(diameter, 9 cm) and an inductively coupled surface coil (diameter,
2.5 cm), respectively.
Before MRI the animals were endotracheally intubated and
mechanically ventilated with 2.0% isoflurane in a mixture of O2/
air (1/2 volume/volume; 55 beats/min). During MRI, expired
CO2, blood oxygen saturation and heart rate were continuously
monitored and kept within physiological levels. A feedback-
controlled heating pad was used to maintain body temperature at
First, multiecho multislice T2-weighted MRI [repetition time
(TR)/echo time (TE), 3000/17.5 ms; 19 coronal slices; field of
view (FOV), 32632 mm2; acquisition matrix, 1286128; voxel
resolution, 0.2560.2561.0 mm3; echo train length, 12] was
conducted to assess possible changes in brain T2relaxation times.
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Second, a gradient echo T2*-weighted 3D dataset was collected
40640640 mm3; data matrix, 12861286256; voxel resolution,
0.31360.31360.234 mm3; pulse angle, 20u].
Third, high angular resolution diffusion imaging [TR/TE,
3500/26 ms; 25 transverse slices; FOV, 32632 mm2; acquisition
matrix, 64664; voxel resolution, 0.560.560.5 mm3; d, 6 ms; D,
11 ms; b-value, 1184.33 s/mm2; non-diffusion weighted images,
2] was acquired to assess microstructural white matter integrity. A
spherical acquisition scheme with fifty unique gradient directions,
determined with electrostatic repulsion , was used.
Finally, repetitive BOLD MRI was conducted [TR/TE, 500/
19 ms; 7 coronal slices; FOV, 32632 mm2; acquisition matrix,
64664; voxel resolution, 0.560.561.5 mm3; pulse angle, 35u;
temporal resolution, 500 ms; number of scans, 1200; total scan
time, 10 min] using a gradient echo single shot EPI sequence.
Exactly ten minutes prior to rs-fMRI acquisition, end-tidal
isoflurane anesthesia concentration was reduced to, and main-
tained at 1.0%. At this level of isoflurane anesthesia, coherence of
low-frequency BOLD signal fluctuations between functionally
connected regions has been shown to be preserved .
After bias-field inhomogeneity correction  and masking out
nonbrain structures , the T2*-weighted 3D volume was
nonlinearly registered to the a stereotaxic rat brain atlas .
Next, BOLD MR images were linearly registered with the T2*-
weighted 3D image. Registrations were performed with the elastix
toolkit (http://elastix.isi.uu.nl; ). Matching of MR images with
the atlas and the functional images allowed functional anatomy-
based delineation of (bilateral) ROIs. We combined the primary
and secondary motor cortices, and the fore- and hindlimb region
of the primary somatosensory cortices to create a single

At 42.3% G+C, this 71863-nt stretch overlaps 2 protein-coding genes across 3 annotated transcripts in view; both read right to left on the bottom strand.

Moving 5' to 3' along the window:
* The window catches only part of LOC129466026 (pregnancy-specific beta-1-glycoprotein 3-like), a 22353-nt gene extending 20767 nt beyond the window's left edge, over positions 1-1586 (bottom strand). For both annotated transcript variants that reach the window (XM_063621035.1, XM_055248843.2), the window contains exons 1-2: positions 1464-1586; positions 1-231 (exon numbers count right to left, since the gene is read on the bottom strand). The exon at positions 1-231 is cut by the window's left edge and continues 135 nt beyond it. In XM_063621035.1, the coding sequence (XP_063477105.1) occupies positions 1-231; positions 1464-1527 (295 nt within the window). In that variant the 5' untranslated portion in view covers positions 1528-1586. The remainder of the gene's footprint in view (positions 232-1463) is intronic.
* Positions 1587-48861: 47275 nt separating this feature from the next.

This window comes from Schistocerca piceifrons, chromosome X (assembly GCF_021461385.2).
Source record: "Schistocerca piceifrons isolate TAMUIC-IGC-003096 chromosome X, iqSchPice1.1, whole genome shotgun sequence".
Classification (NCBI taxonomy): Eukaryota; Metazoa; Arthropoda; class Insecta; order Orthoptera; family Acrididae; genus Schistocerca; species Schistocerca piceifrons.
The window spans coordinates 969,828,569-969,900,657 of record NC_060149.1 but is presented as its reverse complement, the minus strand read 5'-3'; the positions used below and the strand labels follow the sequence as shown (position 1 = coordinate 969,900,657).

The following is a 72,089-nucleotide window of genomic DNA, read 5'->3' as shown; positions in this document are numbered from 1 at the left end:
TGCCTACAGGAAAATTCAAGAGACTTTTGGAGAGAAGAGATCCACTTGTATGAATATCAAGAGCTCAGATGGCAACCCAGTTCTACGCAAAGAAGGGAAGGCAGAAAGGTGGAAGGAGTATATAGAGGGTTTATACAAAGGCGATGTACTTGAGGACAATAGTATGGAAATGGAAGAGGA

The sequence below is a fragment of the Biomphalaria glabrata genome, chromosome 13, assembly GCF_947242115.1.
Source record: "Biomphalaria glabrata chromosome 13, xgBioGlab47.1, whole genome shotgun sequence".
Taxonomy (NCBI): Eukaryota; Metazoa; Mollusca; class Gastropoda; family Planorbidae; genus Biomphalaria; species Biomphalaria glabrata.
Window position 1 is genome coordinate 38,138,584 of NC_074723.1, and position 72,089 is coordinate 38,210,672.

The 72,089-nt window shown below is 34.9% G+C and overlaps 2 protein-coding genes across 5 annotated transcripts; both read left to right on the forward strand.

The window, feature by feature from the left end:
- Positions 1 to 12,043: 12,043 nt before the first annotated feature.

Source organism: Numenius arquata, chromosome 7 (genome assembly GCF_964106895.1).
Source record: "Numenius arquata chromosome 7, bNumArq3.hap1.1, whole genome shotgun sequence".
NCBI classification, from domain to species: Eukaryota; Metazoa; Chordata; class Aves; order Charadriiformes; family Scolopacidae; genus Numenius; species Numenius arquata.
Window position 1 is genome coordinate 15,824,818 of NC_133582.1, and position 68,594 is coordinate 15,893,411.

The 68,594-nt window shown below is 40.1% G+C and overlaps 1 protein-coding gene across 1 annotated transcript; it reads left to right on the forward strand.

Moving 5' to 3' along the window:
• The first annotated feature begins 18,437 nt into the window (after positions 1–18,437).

sensorimotor cortical ROI in the left and right hemispheres
Resting-state fMRI analysis
Resting-state fMRI enables the assessment of functional
connectivity in the brain. If neuronal signaling between two areas
– measured as low-frequency BOLD fluctuations – is temporally
coherent, these areas are considered to be functionally connected.
Several methods exist to calculate such temporal coherency. We
used the Pearson’s correlation coefficient r. We subsequently
normalized r into z’ using the Fisher’s z’-transformation . Non-
neuronal signal contributions were minimized by means of spatial
smoothing (the smoothing kernel full-width at-half-maximum was
set to 1.0 mm), band-pass filtering (between 0.01 and 0.1 Hz) and
linear regression with nuance signals, including the mean brain
BOLD signal oscillations, the mean signal form the white matter,
the mean signal from the cerebrospinal fluid, and the rotation and
translation parameters as obtained from the motion correction
. After these preprocessing steps, two rs-fMRI analyses were
performed; (a) a global network analysis, including all cortical and
subcortical voxels, and (b) a ROI-based analysis in left and right
Each functional dataset was considered as
a weighted undirected network, described by the graph G = (V,
W), where V is the number of nodes and W is the collection of
edges wijis the V6V symmetric weight matrix, where wii=0. In
our data, V was the collection of N cortical and subcortical gray
matter voxels and wijthe normalized correlation coefficient z’,
defined between voxel time series i and j. N varied slightly between
animals and time points (mean 6 SD: 20036126). Edges with
negative correlation values were set to 0.